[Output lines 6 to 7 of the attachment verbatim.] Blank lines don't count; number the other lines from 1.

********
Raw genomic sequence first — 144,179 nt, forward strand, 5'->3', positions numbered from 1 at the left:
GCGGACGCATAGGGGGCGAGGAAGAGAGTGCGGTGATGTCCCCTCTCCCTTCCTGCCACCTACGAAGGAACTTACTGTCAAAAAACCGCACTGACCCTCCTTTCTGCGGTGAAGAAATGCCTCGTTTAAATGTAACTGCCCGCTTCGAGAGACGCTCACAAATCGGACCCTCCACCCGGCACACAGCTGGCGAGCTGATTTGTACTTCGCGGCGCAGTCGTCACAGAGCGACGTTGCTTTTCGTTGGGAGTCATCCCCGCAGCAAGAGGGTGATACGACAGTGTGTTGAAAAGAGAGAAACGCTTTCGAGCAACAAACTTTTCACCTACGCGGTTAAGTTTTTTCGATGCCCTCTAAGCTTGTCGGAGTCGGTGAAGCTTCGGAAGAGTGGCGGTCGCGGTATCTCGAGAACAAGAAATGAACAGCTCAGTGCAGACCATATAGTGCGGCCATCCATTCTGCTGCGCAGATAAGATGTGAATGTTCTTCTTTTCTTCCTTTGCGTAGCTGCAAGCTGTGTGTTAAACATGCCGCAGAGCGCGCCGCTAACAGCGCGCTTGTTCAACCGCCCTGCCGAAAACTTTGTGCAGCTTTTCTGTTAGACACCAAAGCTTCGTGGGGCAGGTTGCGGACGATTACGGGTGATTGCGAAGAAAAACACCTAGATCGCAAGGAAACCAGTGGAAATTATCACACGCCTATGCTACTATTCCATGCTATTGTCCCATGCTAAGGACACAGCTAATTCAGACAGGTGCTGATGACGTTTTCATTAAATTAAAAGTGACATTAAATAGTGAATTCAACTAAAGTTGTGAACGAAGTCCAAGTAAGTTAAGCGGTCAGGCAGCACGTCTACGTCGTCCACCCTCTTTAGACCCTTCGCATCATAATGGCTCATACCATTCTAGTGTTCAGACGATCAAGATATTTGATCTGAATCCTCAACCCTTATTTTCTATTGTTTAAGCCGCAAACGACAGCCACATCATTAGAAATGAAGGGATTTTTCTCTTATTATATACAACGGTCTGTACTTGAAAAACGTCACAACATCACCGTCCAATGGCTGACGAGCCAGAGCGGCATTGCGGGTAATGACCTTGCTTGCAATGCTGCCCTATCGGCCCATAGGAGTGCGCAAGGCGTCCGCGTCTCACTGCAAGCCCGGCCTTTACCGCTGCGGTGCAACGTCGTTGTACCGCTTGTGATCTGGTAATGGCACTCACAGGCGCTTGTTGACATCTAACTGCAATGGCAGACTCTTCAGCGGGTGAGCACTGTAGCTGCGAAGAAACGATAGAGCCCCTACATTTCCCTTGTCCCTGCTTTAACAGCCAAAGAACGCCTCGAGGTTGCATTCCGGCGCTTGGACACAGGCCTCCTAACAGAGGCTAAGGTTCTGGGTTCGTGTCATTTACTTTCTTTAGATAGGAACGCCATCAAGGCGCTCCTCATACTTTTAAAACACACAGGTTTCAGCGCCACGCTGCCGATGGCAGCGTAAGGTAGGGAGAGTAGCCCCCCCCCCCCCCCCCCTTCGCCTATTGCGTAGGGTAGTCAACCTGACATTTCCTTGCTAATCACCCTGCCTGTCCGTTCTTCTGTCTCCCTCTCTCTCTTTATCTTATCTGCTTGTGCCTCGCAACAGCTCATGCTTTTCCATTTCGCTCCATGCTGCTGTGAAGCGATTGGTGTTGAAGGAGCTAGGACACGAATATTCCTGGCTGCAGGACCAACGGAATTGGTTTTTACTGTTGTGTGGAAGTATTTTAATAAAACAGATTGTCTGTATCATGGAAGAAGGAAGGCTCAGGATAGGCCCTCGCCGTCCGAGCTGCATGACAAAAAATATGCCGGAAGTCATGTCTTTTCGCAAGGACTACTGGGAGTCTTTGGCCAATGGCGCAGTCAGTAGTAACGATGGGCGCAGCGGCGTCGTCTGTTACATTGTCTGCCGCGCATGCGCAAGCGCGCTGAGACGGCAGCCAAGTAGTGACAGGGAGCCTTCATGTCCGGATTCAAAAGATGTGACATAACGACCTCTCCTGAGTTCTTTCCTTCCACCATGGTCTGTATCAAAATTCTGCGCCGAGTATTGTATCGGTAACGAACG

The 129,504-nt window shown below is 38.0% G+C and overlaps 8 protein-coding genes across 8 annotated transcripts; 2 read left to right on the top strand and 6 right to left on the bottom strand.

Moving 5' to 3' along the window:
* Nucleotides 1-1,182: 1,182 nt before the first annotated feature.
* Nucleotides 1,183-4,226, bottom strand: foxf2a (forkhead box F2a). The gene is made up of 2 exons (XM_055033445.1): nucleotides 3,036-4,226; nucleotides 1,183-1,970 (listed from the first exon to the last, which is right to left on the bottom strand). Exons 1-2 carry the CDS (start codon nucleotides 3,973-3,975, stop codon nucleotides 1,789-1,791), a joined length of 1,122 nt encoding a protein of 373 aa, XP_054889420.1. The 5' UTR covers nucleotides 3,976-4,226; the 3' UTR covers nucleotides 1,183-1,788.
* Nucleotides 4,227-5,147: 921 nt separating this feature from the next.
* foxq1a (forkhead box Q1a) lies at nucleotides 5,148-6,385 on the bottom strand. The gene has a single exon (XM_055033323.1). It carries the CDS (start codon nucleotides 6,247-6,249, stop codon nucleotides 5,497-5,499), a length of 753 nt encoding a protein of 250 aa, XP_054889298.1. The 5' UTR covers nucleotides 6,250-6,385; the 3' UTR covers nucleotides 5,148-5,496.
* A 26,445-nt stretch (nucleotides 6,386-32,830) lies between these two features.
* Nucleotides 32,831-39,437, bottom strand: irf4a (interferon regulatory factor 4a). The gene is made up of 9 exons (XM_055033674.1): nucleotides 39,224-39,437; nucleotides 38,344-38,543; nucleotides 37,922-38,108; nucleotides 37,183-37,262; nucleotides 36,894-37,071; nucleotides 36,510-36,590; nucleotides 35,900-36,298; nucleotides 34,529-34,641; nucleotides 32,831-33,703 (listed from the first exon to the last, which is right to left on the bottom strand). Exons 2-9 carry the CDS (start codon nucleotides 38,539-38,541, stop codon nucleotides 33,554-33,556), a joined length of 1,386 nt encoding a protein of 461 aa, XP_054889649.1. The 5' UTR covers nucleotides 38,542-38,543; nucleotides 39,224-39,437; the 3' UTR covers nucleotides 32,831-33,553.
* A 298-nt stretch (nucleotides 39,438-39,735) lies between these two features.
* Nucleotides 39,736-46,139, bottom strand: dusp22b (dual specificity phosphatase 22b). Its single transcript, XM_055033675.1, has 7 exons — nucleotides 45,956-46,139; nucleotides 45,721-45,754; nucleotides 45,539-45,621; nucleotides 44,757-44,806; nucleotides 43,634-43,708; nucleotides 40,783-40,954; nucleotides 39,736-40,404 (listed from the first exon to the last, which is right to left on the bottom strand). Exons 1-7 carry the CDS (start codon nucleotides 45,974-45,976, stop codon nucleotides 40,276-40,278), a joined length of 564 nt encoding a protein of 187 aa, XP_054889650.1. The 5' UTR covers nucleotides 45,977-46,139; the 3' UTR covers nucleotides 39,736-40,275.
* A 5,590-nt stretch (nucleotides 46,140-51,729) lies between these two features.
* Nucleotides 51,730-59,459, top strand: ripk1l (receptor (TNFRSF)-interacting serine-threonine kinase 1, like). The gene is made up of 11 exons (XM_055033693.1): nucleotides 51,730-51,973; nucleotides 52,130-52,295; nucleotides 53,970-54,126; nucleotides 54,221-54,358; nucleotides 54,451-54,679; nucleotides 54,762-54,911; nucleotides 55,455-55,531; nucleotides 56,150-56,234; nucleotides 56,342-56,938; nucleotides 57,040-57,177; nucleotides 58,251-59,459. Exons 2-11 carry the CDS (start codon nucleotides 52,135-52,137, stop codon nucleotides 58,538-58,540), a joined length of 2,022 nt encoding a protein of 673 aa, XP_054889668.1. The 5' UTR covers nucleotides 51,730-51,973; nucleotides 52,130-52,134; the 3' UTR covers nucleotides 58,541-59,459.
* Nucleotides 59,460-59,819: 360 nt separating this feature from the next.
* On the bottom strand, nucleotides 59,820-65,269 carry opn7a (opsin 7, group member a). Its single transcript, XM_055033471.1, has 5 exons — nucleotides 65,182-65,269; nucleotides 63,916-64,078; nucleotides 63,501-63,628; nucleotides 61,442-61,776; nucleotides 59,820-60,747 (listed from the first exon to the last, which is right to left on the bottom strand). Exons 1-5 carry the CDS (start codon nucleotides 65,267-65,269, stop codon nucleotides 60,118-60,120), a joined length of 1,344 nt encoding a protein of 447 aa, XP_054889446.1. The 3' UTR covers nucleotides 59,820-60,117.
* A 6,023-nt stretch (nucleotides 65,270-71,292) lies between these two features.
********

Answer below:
* Nucleotides 1,183-4,226, bottom strand: foxf2a (forkhead box F2a). The gene is made up of 2 exons (XM_055033445.1): nucleotides 3,036-4,226; nucleotides 1,183-1,970 (listed from the first exon to the last, which is right to left on the bottom strand). Exons 1-2 carry the CDS (start codon nucleotides 3,973-3,975, stop codon nucleotides 1,789-1,791), a joined length of 1,122 nt encoding a protein of 373 aa, XP_054889420.1. The 5' UTR covers nucleotides 3,976-4,226; the 3' UTR covers nucleotides 1,183-1,788.
* Nucleotides 4,227-5,147: 921 nt separating this feature from the next.